EVE - La montagne et la jeune fille
Preface Bernard Plossu, Sophie Letourneur
First edition of 500 copies
18 x24 cm
Une édition de tête limitée à 40 exemplaires sous coffret est accompagnée d’un tirage photographique au choix parmi deux numéroté et signé.
Edition Tirage #1 signé et numéroté de I à XX disponible
Edition Tirage #2 signé et numéroté de I à XX e - en exclusivité chez Fisheye Gallery
A doorway opening into a room. A red post. The setting clearly places us in the present – which is to say we have no idea what country we are in, even if the author of the image tells us that Eggleston informed his vision.
And amid all this, amid this whole narrative of photography told in lines, spaces, angles – his daughter, the photographer’s daughter, is there. You could say she is waiting there.
That seems simple. But it suggests a living presence in places, thus a poetry of expectation. Only what are we waiting for?
Waiting for photographs to be made, without asking what they will be good for. They are made for no other reason than to exist. To carry a communication between subject and object, like an exchange of unspoken words – photography allowing them to speak in silence, with just their gazes. Because that is what is essential here: the gaze. The gaze of the photographed no less than that of the photographer.
There, present, a father and his daughter.
These photographs in their unspectacular settings. Unspectacular, but necessary. It is electrifying. For precisely when it seems that nothing is happening, a ton of stuff is happening. A complicity, a non-smile – who said you had to smile when someone takes your picture, anyway?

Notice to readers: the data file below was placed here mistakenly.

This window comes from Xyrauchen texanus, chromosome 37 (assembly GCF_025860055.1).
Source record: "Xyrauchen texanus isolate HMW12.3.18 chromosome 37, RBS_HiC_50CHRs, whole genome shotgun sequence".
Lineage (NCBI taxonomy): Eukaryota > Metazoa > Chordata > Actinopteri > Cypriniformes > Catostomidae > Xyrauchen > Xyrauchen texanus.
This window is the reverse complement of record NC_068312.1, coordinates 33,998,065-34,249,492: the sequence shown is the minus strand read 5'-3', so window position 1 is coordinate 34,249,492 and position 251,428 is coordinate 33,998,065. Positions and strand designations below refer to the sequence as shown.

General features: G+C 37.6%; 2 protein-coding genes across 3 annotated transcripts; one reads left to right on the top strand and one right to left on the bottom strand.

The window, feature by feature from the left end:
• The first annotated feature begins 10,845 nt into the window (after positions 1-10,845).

In these images, Thomas Klotz understood all this. His photographs, ostensibly so silent, speak volumes about his way of perceiving the world, his world. For we should never forget that every photographer sees and feels differently from every other.
And, as I like to say:
« Photography speaks of all those moments ostensibly of no importance, which are in fact so important! »
Tirage #1 signé et numéroté de I à XX
Tirage #2 signé et numéroté de I à XX
"Each image captures Eve, or follows her direction and gaze. Through this unspoken conversation, images range from gritty, raw city living to portraits of a childhood moving into a new independence. “I understood that the exchange between the two of us and these places was saying something interesting. I focused on Eve’s gaze and her relationship to the world. I try to translate with my photographic gesture, my vision of her world, of her loneliness, of the anxieties that I transmitted to her in spite of myself,” Klotz explains."